CINCINNATI, June 12, 2012—In a ringing victory for student rights, a federal district court declared today that the University of Cincinnati’s (UC’s) tiny “free speech zone” violates the First Amendment. In his order enjoining enforcement of the challenged free speech zone policy, United States District Judge Timothy S. Black held that UC’s free speech zone “violates the First Amendment and cannot stand.” The suit was filed by Ohio’s 1851 Center for Constitutional Law in cooperation with the Foundation for Individual Rights in Education (FIRE).
“Once again, a federal court has been forced to remind a public university of its constitutional obligation to uphold the free speech rights of its students,” FIRE President Greg Lukianoff said. “Ohioans should be pleased at the court’s decision but outraged that a public college was willing to waste taxpayer money defending a policy that was manifestly unconstitutional from the very start.”
Prior to today’s court order, UC had required all “demonstrations, pickets, and rallies” to be held in a “Free Speech Area” that comprises just 0.1% of the university’s 137-acre West Campus. University policy further required that all expressive activity in the free speech zone be registered with the university a full ten working days in advance, threatening that “[a]nyone violating this policy may be charged with trespassing.”
Today’s order prohibits UC from enforcing the policy, finding that “the University has simply offered no explanation of its compelling interest in restricting all demonstrations, rallies, and protests from all but one designated public forum on campus.” The court further notes that it “would be compelled to find the policy unconstitutionally vague on its face.”
In February, the University of Cincinnati chapter of Young Americans for Liberty (YAL) and its president, student Christopher Morbitzer, had sought permission to gather signatures and talk to students across campus in support of a statewide “right to work” ballot initiative, but the request was denied. Morbitzer was told that if any YAL members were seen “walk[ing] around campus” gathering signatures, campus security would be alerted.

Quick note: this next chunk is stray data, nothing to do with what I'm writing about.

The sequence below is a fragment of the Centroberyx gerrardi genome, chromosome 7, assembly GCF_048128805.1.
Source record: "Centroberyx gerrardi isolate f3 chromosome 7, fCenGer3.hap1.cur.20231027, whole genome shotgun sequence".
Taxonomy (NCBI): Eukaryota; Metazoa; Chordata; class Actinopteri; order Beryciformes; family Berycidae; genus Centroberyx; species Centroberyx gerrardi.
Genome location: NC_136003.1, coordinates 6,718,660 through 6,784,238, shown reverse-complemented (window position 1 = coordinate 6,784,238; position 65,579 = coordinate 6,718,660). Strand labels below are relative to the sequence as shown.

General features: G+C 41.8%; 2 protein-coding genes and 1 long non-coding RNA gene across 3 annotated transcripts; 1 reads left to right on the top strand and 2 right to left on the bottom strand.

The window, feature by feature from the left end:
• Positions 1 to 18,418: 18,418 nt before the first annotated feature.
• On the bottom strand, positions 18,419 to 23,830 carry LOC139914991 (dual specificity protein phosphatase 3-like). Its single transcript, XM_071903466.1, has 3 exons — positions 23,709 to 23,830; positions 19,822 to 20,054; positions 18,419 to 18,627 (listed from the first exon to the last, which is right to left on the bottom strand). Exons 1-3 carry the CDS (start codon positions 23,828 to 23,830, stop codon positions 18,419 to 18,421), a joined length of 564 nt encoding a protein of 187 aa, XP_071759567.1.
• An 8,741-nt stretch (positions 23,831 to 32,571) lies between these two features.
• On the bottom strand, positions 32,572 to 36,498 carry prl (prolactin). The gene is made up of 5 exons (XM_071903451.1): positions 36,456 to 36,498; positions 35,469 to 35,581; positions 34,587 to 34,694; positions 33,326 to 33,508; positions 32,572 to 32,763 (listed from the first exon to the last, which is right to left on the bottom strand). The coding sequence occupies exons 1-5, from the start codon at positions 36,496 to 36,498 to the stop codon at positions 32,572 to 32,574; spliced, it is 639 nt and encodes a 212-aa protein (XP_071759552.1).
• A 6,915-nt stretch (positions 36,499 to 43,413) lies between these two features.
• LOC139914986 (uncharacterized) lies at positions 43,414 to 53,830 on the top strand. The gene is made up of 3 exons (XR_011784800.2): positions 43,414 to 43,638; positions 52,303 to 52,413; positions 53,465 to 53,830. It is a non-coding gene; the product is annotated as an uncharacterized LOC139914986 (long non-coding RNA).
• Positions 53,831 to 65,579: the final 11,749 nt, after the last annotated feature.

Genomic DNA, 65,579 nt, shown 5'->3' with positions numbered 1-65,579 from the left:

On February 22, YAL and Morbitzer filed suit in the United States District Court for the Southern District of Ohio, Western Division, challenging UC’s policy. Ohio attorney Curt C. Hartman joined the 1851 Center’s Ryan Walters and Maurice Thompson as co-counsel. Working in conjunction with the 1851 Center, FIRE aided Morbitzer in finding counsel and filing suit.
UC has been on notice that its policy is unconstitutional for more than four years. FIRE named UC’s policy its “Speech Code of the Month” in December 2007, calling it “truly shameful” that a public university “threatens students with criminal prosecution merely for exercising their constitutionally protected rights outside of the paltry area it has designated for free speech.” FIRE also wrote to UC in December 2008, explaining that UC’s free speech zone represented a serious threat to liberty on campus. In March 2012, UC topped FIRE’s annual list of the worst colleges for free speech in the country, published in The Huffington Post.
FIRE’s efforts have defeated similar free speech zones on campuses across the nation, including the University of North Carolina at Greensboro, West Virginia University, the University of Nevada at Reno, Citrus College in California, Valdosta State University in Georgia, and Texas Tech University.
“Today, the University of Cincinnati was reminded that free speech on campus isn’t optional—it’s fundamental,” said FIRE Director of Legal and Public Advocacy Will Creeley.
FIRE is a nonprofit educational foundation that unites civil rights and civil liberties leaders, scholars, journalists, and public intellectuals from across the political and ideological spectrum on behalf of individual rights, due process, freedom of expression, academic freedom, and rights of conscience at our nation’s colleges and universities. FIRE’s efforts to preserve liberty on campuses across America can be viewed at thefire.org.
The 1851 Center for Constitutional Law is a non-profit, non-partisan legal center dedicated to protecting the constitutional rights of Ohioans from government abuse. The 1851 Center litigates constitutional issues related to property rights, voting rights, regulation, taxation, and search and seizures.
Will Creeley, Director of Legal and Public Advocacy, FIRE: 215-717-3473; email@example.com
Maurice Thompson, Executive Director, 1851 Center for Constitutional Law: 614-340-9817; firstname.lastname@example.org